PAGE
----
Red Hat greases migration to RHEL for CentOS 7 holdouts
Insights tool aims to simplify conversion process, but it'll probably cost you
Red Hat has suggested that if customers are worried about the impending end of life for CentOS 7, they might wish to migrate to Red Hat Enterprise Linux (RHEL) via its Insights service.
CentOS Linux 7 support ends on June 30, 2024, a decision Red Hat took in late 2020. Now the IBM offshoot is concerned about the fate of holdouts still clinging to the non-commercial Linux distribution.
CentOS tracked RHEL and was an alternative to paying Red Hat for a subscription to its software if the customer was willing to forgo official support. In 2020, the project directed customers to CentOS Stream, which is based on a development branch of RHEL and is not ideal for production workloads.
The death of CentOS triggered the creation of RHEL alternatives such as Rocky Linux and AlmaLinux. However, Red Hat took steps to squash RHEL clones earlier this year by closing down access to RHEL source code for such purposes.
So what are all those CentOS 7 users to do when end of life arrives? Red Hat listed several Frequently Asked Questions around the issue, which, strangely, did not include the obvious "Why did you do this?"
- Wayland takes the wheel as Red Hat bids farewell to X.org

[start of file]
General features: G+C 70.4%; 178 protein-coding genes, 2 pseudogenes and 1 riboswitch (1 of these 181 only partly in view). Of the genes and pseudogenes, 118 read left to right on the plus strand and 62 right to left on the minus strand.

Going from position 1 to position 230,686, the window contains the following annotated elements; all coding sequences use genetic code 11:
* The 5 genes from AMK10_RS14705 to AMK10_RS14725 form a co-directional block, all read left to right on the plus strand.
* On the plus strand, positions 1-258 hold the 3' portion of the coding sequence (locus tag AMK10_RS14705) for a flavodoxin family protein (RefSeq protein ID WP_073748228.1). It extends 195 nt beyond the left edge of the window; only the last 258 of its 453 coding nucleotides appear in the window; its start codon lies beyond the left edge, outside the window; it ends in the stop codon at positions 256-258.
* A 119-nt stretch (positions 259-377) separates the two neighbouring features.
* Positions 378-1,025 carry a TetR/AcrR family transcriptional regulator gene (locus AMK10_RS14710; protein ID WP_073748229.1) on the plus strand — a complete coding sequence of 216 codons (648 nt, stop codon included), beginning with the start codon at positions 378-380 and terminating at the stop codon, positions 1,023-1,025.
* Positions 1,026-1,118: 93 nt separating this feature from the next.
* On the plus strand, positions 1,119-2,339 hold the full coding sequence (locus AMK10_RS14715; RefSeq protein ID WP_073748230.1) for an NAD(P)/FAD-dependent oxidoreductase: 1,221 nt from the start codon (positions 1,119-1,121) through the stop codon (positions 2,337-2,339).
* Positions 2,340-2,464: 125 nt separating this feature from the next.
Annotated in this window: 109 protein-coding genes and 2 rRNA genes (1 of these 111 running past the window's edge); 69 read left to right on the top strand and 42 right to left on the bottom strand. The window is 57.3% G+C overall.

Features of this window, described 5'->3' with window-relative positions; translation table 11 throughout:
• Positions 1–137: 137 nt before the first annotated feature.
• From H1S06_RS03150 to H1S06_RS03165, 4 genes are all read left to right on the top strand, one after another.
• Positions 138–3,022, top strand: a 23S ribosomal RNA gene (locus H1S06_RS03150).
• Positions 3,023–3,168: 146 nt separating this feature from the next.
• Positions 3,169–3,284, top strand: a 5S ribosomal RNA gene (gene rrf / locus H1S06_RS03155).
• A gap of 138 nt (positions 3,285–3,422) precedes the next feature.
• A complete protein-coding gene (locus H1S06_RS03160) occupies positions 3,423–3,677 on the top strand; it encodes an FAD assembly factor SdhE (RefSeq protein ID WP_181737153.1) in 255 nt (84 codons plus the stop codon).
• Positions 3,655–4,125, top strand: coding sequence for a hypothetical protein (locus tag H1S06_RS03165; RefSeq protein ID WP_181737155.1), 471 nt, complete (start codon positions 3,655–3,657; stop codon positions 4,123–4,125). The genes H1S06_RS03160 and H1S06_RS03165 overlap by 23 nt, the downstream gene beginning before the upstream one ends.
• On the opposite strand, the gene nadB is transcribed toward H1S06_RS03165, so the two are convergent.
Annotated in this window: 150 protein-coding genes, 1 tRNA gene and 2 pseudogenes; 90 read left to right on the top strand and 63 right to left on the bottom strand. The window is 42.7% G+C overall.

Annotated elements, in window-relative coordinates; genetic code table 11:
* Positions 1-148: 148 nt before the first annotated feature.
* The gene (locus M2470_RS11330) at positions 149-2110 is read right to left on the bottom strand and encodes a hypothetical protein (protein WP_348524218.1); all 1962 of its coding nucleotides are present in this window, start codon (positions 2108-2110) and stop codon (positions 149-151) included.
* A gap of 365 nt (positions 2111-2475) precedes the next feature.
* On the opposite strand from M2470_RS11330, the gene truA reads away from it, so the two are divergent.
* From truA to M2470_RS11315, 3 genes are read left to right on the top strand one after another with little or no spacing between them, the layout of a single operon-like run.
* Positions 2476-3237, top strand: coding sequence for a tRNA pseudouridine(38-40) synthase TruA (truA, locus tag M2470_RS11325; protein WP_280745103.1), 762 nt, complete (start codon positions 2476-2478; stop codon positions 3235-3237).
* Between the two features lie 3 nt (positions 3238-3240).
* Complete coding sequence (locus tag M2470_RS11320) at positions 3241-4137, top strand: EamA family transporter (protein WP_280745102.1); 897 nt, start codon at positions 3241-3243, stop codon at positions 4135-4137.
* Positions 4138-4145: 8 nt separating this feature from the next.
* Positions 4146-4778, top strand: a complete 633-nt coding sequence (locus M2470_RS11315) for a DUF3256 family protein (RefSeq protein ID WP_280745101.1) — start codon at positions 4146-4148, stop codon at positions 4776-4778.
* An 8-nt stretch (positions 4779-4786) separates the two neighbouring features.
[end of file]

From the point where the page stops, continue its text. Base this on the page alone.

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- RHEL and Alma Linux 9.3 arrive – one is free, one merely free of charge
- Fedora 39 waves goodbye to modularity, but has enough spins to make your head spin
Although Red Hat has long supplied a Convert2RHEL tool, the addition of the Red Hat Insights Tasks for system analysis and conversion is aimed squarely at customers that want to convert CentOS 7 systems to RHEL. The IBM subsidiary said: "This guided experience reduces the complexity, risk and time required for your conversion to RHEL."
Customers probably won't see a reduction in costs. Coders can pick up a developer subscription to RHEL for free – if it's for independent use rather than for using in an organization – and there's the possibility that a subscriber might qualify for a no-cost developer subscription. However, to use RHEL in production, a "competitively priced subscription" is needed.
Red Hat Insights simplifies the conversion process, although we doubt "how will I make the migration?" is the biggest concern of users eyeing the looming end of life date. Alternatives such as AlmaLinux and Rocky Linux exist, and for a fee, SUSE will keep the CentOS 7 lights on for a little longer.
This conversion tool is all about making the jump from CentOS 7 to RHEL, although Red Hat did say one future improvement would be "consideration for additional, compatible Linux distributions as needed." It'll be interesting to see what those distributions turn out to be. ®